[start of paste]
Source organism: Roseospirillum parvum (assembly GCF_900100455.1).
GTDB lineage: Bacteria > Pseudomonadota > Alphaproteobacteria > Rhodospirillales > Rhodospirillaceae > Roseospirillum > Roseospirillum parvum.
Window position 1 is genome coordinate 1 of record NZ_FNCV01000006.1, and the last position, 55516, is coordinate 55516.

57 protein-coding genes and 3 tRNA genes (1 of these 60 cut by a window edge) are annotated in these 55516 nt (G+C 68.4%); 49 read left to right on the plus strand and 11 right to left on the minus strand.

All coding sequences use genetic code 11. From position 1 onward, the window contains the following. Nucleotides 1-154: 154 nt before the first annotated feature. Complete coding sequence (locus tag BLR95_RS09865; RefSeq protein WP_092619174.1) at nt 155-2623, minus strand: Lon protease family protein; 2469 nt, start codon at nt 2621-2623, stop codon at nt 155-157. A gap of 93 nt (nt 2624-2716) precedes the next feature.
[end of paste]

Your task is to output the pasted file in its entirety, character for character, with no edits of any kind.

Source organism: Roseospirillum parvum (assembly GCF_900100455.1).
GTDB lineage: Bacteria > Pseudomonadota > Alphaproteobacteria > Rhodospirillales > Rhodospirillaceae > Roseospirillum > Roseospirillum parvum.
Window position 1 is genome coordinate 1 of record NZ_FNCV01000006.1, and the last position, 55516, is coordinate 55516.

57 protein-coding genes and 3 tRNA genes (1 of these 60 cut by a window edge) are annotated in these 55516 nt (G+C 68.4%); 49 read left to right on the plus strand and 11 right to left on the minus strand.

All coding sequences use genetic code 11. From position 1 onward, the window contains the following. Nucleotides 1-154: 154 nt before the first annotated feature. Complete coding sequence (locus tag BLR95_RS09865; RefSeq protein WP_092619174.1) at nt 155-2623, minus strand: Lon protease family protein; 2469 nt, start codon at nt 2621-2623, stop codon at nt 155-157. A gap of 93 nt (nt 2624-2716) precedes the next feature.